Spanish Property Receives Boost In Revival Hopes11/11/2013
The large number of construction sites left untouched since the burst of the real estate bubble may have been a major concern for the Spanish property market in recent years, but there seems to be light at the end of a long dark tunnel. Several banks that financed the development of these projects have ceased the sites, resulting in rumbling house and apartment prices.
However, foreign investment in the nation’s property market has considerably improved since the beginning of 2013. Good deals are being completed on real estate assets that around eighteen months ago, were not even considered by the same investors.
Unsold homes and price falls
Spain’s inventory of unsold homes stands at 650,000, and average price falls recorded in the country were around 30 per cent, following the crash of the market in 2008. Sales and mortgage lending were at their lowest during the past five years, but an influx of investment from overseas suitors has left the country with hope for the future.
A number of private equity funds have been scouring the market for quality commercial properties while several individual investors have been keeping their eye on residential developments that offer great amenities for reasonable prices.
Residential as well as commercial properties can be purchased in major cities like Barcelona or Madrid for much lower prices when compared to real estate in major European cities like Paris or London. Real estate agents in Spain say that there are many investment funds and family offices that are monitoring properties within the country. Although only small sized deals have been struck so far, it seems to establish a foothold for the market to build upon as market insiders reveal that 2014 will be much more positive.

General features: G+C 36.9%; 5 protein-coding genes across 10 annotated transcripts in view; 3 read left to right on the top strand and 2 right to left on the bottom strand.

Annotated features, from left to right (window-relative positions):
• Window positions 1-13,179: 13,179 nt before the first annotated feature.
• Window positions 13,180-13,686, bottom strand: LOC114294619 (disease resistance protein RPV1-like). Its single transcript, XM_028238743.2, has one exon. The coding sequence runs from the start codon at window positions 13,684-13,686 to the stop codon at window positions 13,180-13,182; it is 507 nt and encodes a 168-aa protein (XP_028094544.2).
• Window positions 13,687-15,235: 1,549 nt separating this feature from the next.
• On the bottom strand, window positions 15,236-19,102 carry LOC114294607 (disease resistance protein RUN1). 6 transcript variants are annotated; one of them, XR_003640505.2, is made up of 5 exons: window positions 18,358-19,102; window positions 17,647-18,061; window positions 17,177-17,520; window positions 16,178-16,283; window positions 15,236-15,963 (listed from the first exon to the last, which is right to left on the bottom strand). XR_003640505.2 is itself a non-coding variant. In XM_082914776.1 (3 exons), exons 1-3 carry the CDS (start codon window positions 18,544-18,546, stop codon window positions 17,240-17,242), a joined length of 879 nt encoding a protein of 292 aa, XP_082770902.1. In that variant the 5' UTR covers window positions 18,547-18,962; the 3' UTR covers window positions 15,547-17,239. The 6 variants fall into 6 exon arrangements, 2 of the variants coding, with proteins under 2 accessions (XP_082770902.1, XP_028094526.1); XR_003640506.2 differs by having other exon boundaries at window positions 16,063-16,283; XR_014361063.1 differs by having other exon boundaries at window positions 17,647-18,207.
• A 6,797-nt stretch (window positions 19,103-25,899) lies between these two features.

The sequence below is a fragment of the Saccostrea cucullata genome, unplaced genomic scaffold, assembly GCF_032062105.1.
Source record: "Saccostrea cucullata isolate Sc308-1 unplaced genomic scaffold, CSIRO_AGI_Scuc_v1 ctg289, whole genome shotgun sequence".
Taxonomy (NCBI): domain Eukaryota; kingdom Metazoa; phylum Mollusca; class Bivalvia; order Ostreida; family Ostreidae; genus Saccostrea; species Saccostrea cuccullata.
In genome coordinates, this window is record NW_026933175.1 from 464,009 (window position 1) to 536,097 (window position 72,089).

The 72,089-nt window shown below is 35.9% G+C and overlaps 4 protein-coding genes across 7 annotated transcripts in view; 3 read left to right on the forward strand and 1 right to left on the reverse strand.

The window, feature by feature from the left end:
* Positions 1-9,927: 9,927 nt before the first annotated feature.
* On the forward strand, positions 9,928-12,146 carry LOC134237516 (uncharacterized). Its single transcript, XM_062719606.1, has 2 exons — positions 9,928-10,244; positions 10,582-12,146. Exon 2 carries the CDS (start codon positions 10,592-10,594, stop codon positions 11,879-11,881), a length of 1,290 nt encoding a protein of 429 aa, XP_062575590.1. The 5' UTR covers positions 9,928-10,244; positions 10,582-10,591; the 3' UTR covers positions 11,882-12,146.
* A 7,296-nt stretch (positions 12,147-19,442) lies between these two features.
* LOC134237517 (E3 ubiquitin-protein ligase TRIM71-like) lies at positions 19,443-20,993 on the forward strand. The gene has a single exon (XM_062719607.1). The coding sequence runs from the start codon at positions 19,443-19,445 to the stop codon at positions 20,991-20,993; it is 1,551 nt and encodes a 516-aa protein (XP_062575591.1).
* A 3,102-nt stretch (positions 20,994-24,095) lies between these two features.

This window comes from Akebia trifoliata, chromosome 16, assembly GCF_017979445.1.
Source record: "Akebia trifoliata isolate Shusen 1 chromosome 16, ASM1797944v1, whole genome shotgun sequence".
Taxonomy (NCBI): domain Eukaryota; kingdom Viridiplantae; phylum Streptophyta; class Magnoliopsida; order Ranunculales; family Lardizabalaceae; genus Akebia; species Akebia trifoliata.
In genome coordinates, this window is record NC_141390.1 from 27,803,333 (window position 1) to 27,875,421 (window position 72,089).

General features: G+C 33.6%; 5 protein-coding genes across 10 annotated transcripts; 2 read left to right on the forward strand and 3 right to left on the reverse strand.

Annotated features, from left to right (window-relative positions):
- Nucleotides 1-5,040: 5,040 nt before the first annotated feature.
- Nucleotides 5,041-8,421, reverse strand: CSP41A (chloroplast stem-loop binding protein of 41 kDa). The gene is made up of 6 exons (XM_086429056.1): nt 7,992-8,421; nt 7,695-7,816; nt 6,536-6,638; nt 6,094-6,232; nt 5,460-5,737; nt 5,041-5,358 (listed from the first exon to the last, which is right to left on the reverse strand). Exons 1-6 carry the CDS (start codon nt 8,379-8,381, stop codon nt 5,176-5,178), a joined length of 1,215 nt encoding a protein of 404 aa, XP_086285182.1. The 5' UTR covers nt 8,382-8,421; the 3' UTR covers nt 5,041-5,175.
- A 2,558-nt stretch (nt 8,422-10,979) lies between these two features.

Reasons for a positive 2014
There are two main reasons as to why the Spanish real estate market is set to attract more deals next year. The “Bad Bank” created by the government is the first. SAREB as it is called, ceased 54 billion euros worth of property loans from nationalized lenders in the country. They did so before placing the assets associated with them into portfolios as it looked to lure investors. The bad bank has infused plenty of confidence back into potential buyers thanks in large to the massive reduction in prices.
The other main reason as cited by market insiders in the provisioning rounds imposed by the government, urging hesitant banks to reduce the value of bad loans as a means of raising capital to make up for previous as well as potential losses. Lenders have thus been encouraged to sell off their properties at low prices to attract overseas investors back to the market.
According to real estate analysts, the bad bank has become an active seller of its portfolios, meaning that an increasing number of large players have been put into good selling positions. What urges buyers to re-enter the market is the fact that property prices are very low, while rental yields remain high. Since this gap is expected to become smaller with time, investors want to make the most of the present situation to rake properties for significant discounts
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